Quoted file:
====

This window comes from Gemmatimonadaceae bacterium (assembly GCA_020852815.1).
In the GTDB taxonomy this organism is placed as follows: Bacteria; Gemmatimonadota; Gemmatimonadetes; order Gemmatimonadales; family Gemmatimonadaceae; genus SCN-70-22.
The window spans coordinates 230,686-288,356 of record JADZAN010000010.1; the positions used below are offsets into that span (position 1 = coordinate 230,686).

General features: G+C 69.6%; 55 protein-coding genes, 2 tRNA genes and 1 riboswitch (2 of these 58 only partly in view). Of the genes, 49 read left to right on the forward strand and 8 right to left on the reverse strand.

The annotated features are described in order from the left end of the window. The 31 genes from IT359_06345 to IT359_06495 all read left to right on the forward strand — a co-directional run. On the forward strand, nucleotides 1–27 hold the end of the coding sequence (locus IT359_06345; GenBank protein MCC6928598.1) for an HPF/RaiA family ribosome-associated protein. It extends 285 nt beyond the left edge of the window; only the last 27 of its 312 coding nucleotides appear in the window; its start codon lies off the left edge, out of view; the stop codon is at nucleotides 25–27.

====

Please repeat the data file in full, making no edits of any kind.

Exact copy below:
This window comes from Gemmatimonadaceae bacterium (assembly GCA_020852815.1).
In the GTDB taxonomy this organism is placed as follows: Bacteria; Gemmatimonadota; Gemmatimonadetes; order Gemmatimonadales; family Gemmatimonadaceae; genus SCN-70-22.
The window spans coordinates 230,686-288,356 of record JADZAN010000010.1; the positions used below are offsets into that span (position 1 = coordinate 230,686).

General features: G+C 69.6%; 55 protein-coding genes, 2 tRNA genes and 1 riboswitch (2 of these 58 only partly in view). Of the genes, 49 read left to right on the forward strand and 8 right to left on the reverse strand.

The annotated features are described in order from the left end of the window. The 31 genes from IT359_06345 to IT359_06495 all read left to right on the forward strand — a co-directional run. On the forward strand, nucleotides 1–27 hold the end of the coding sequence (locus IT359_06345; GenBank protein MCC6928598.1) for an HPF/RaiA family ribosome-associated protein. It extends 285 nt beyond the left edge of the window; only the last 27 of its 312 coding nucleotides appear in the window; its start codon lies off the left edge, out of view; the stop codon is at nucleotides 25–27.